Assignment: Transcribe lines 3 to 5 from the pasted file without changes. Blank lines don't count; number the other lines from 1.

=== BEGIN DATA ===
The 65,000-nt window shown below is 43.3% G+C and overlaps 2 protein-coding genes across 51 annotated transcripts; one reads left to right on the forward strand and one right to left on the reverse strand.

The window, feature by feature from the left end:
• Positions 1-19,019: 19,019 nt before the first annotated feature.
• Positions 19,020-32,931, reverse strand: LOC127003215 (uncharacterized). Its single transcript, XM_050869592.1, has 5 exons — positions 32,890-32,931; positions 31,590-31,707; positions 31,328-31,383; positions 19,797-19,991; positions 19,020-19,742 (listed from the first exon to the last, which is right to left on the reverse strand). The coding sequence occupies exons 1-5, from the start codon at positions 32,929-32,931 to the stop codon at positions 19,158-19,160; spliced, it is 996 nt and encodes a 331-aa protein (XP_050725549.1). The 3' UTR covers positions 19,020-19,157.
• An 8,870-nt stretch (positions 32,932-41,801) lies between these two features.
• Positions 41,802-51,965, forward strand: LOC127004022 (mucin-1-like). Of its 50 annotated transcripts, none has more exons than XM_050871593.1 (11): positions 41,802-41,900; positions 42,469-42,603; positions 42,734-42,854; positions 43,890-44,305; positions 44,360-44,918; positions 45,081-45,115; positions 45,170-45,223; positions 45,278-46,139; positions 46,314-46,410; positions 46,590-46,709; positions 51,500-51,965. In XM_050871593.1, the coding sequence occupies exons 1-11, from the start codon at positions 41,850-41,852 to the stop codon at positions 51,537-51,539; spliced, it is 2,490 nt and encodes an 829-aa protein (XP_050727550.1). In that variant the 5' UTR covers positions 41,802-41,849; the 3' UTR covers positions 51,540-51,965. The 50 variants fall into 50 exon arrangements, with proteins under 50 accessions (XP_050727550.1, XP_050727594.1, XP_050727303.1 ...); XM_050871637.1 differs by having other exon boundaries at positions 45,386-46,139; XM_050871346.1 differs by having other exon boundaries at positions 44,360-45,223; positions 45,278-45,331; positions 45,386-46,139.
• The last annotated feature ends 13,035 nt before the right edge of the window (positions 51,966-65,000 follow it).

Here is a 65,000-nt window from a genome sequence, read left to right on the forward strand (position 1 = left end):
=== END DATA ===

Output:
• Positions 1-19,019: 19,019 nt before the first annotated feature.
• Positions 19,020-32,931, reverse strand: LOC127003215 (uncharacterized). Its single transcript, XM_050869592.1, has 5 exons — positions 32,890-32,931; positions 31,590-31,707; positions 31,328-31,383; positions 19,797-19,991; positions 19,020-19,742 (listed from the first exon to the last, which is right to left on the reverse strand). The coding sequence occupies exons 1-5, from the start codon at positions 32,929-32,931 to the stop codon at positions 19,158-19,160; spliced, it is 996 nt and encodes a 331-aa protein (XP_050725549.1). The 3' UTR covers positions 19,020-19,157.
• An 8,870-nt stretch (positions 32,932-41,801) lies between these two features.